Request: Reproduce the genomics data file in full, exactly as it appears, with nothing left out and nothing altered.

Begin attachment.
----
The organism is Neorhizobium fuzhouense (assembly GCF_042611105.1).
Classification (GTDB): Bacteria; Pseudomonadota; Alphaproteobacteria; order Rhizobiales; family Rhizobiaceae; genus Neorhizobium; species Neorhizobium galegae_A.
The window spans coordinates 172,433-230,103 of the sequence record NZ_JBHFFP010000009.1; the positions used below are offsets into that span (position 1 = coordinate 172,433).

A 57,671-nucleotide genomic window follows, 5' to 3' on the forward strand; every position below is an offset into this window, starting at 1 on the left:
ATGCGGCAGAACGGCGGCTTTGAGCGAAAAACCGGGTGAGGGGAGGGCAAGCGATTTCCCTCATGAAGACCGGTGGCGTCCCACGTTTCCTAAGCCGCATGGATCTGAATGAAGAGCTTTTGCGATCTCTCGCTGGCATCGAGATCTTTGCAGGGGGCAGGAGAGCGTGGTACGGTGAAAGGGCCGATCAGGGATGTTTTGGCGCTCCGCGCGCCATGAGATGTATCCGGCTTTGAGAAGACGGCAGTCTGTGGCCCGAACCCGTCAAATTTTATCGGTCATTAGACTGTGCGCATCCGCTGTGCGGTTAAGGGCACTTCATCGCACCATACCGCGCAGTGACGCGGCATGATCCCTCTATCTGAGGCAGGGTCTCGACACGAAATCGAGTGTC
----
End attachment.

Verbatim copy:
The organism is Neorhizobium fuzhouense (assembly GCF_042611105.1).
Classification (GTDB): Bacteria; Pseudomonadota; Alphaproteobacteria; order Rhizobiales; family Rhizobiaceae; genus Neorhizobium; species Neorhizobium galegae_A.
The window spans coordinates 172,433-230,103 of the sequence record NZ_JBHFFP010000009.1; the positions used below are offsets into that span (position 1 = coordinate 172,433).

A 57,671-nucleotide genomic window follows, 5' to 3' on the forward strand; every position below is an offset into this window, starting at 1 on the left:
ATGCGGCAGAACGGCGGCTTTGAGCGAAAAACCGGGTGAGGGGAGGGCAAGCGATTTCCCTCATGAAGACCGGTGGCGTCCCACGTTTCCTAAGCCGCATGGATCTGAATGAAGAGCTTTTGCGATCTCTCGCTGGCATCGAGATCTTTGCAGGGGGCAGGAGAGCGTGGTACGGTGAAAGGGCCGATCAGGGATGTTTTGGCGCTCCGCGCGCCATGAGATGTATCCGGCTTTGAGAAGACGGCAGTCTGTGGCCCGAACCCGTCAAATTTTATCGGTCATTAGACTGTGCGCATCCGCTGTGCGGTTAAGGGCACTTCATCGCACCATACCGCGCAGTGACGCGGCATGATCCCTCTATCTGAGGCAGGGTCTCGACACGAAATCGAGTGTC